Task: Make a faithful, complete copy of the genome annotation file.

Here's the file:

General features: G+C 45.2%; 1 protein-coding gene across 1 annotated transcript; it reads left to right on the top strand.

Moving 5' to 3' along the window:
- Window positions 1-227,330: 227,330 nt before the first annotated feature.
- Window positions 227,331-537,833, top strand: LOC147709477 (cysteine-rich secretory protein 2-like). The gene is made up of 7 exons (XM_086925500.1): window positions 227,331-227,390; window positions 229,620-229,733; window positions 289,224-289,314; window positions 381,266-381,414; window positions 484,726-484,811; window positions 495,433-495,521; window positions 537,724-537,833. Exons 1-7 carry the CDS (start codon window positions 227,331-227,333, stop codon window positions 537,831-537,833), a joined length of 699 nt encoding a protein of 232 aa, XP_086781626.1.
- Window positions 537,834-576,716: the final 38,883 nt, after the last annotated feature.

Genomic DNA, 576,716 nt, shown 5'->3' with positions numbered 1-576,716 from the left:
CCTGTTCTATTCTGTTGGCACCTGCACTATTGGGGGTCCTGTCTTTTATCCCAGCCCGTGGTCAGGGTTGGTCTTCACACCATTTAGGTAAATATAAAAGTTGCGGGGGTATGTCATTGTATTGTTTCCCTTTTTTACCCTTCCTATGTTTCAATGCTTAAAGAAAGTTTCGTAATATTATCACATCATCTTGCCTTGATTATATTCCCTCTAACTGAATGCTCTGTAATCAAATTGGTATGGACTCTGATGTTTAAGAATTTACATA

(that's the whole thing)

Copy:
General features: G+C 45.2%; 1 protein-coding gene across 1 annotated transcript; it reads left to right on the top strand.

Moving 5' to 3' along the window:
- Window positions 1-227,330: 227,330 nt before the first annotated feature.
- Window positions 227,331-537,833, top strand: LOC147709477 (cysteine-rich secretory protein 2-like). The gene is made up of 7 exons (XM_086925500.1): window positions 227,331-227,390; window positions 229,620-229,733; window positions 289,224-289,314; window positions 381,266-381,414; window positions 484,726-484,811; window positions 495,433-495,521; window positions 537,724-537,833. Exons 1-7 carry the CDS (start codon window positions 227,331-227,333, stop codon window positions 537,831-537,833), a joined length of 699 nt encoding a protein of 232 aa, XP_086781626.1.
- Window positions 537,834-576,716: the final 38,883 nt, after the last annotated feature.

Genomic DNA, 576,716 nt, shown 5'->3' with positions numbered 1-576,716 from the left:
CCTGTTCTATTCTGTTGGCACCTGCACTATTGGGGGTCCTGTCTTTTATCCCAGCCCGTGGTCAGGGTTGGTCTTCACACCATTTAGGTAAATATAAAAGTTGCGGGGGTATGTCATTGTATTGTTTCCCTTTTTTACCCTTCCTATGTTTCAATGCTTAAAGAAAGTTTCGTAATATTATCACATCATCTTGCCTTGATTATATTCCCTCTAACTGAATGCTCTGTAATCAAATTGGTATGGACTCTGATGTTTAAGAATTTACATA